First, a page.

The United States took another step towards further aggravation of relations with China. The U.S. State Department approved the sale of 18 MK-48 heavy torpedoes to Taiwan for $180 million. Official Washington called the upcoming supply of shock weapons a mutually beneficial deal, reports today, May 21, the agency France-Presse.
“This sale is in the interests of the U.S. in the field of national economy and security, supporting the ongoing efforts of the recipient (Taiwan) to modernize its armed forces and maintain a reliable defense capabilities,” the State Department said in a statement.
Beijing views Taiwan as part of its territory and rejects any attempt by the United States to act as a security guarantor for the separatist regime on the island.
The delivery of anti-ship torpedoes “will help improve the recipient’s security and help him maintain political stability, military balance and economic progress in the region,” the U.S. foreign ministry added.
It is specified that the MK-48 torpedoes, which can be launched from a submarine, will be supplied from existing U.S. Navy stocks.
On the eve of May 20, China strongly condemned U.S. Secretary of State Mike Pompeo for sending a congratulatory message to President of Taiwan Cai Ying-Wen on her inauguration. Official Beijing called the step of the head of American diplomacy “extremely wrong as well as very dangerous”. In his message, Pompeo welcomed Cai Ying-Wen for her “courage and vision in leading a dynamic Taiwanese democracy.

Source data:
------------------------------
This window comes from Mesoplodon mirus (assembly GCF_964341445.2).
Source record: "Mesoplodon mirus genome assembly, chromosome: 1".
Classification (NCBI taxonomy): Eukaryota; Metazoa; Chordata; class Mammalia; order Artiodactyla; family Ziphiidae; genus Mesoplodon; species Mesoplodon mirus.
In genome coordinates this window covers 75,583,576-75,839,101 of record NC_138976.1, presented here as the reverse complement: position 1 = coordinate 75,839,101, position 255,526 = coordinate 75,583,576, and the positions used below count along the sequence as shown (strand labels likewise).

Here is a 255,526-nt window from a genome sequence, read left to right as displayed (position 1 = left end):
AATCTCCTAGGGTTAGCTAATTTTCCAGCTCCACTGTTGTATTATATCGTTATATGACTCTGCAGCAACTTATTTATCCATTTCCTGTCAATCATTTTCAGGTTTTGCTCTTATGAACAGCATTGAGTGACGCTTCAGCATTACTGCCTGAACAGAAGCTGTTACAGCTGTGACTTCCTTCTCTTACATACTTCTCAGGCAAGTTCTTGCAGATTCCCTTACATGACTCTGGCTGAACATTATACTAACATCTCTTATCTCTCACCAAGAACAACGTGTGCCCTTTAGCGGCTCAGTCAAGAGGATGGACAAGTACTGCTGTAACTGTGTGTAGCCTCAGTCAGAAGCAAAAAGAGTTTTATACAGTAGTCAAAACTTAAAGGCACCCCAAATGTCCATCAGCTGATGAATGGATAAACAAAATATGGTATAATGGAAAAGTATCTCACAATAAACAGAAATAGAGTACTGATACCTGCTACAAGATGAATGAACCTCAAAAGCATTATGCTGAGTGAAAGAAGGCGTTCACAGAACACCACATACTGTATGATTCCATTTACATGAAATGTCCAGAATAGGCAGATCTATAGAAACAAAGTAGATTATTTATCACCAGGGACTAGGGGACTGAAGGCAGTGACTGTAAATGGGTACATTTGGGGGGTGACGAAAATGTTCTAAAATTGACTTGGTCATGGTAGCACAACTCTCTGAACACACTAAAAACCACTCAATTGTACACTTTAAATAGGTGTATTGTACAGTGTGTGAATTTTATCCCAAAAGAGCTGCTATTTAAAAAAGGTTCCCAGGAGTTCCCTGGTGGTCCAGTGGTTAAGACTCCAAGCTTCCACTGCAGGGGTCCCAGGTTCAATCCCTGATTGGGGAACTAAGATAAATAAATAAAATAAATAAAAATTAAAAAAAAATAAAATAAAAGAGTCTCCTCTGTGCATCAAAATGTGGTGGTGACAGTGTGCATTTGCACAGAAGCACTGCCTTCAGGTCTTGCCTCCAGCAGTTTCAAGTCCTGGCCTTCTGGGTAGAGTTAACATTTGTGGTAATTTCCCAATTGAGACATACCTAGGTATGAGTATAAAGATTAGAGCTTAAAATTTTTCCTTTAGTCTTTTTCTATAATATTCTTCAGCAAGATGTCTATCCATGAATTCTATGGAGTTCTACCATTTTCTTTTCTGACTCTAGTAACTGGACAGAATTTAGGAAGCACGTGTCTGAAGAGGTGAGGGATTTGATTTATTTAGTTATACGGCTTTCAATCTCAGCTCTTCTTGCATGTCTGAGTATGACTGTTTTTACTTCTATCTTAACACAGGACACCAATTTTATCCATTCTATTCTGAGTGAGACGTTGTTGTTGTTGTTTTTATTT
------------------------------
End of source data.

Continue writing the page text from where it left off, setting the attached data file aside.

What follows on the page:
“The U.S. step is an interference in China’s internal affairs and is seriously damaging to peace and stability in the Taiwan Strait,” the Chinese Foreign Ministry said in a statement.
The U.S. administration’s actions were also condemned by the Chinese Defense Ministry, which warned that the People’s Liberation Army of China has “the will, confidence and ability to overcome any form of external interference and conspiracy by separatist forces. The military ministry statement also stated that Beijing would take “all necessary measures to firmly defend the country’s sovereignty and territorial integrity”.
Taiwan is one of the hot spots in U.S.-China relations, which traditionally includes a trade war between the two major world economies, China’s territorial disputes with its neighbors in the South China Sea, where the Americans are trying to “patrol the freedom of navigation,” and recently – the confrontation between Washington and Beijing around the issue of the origin of the coronavirus Covid-19.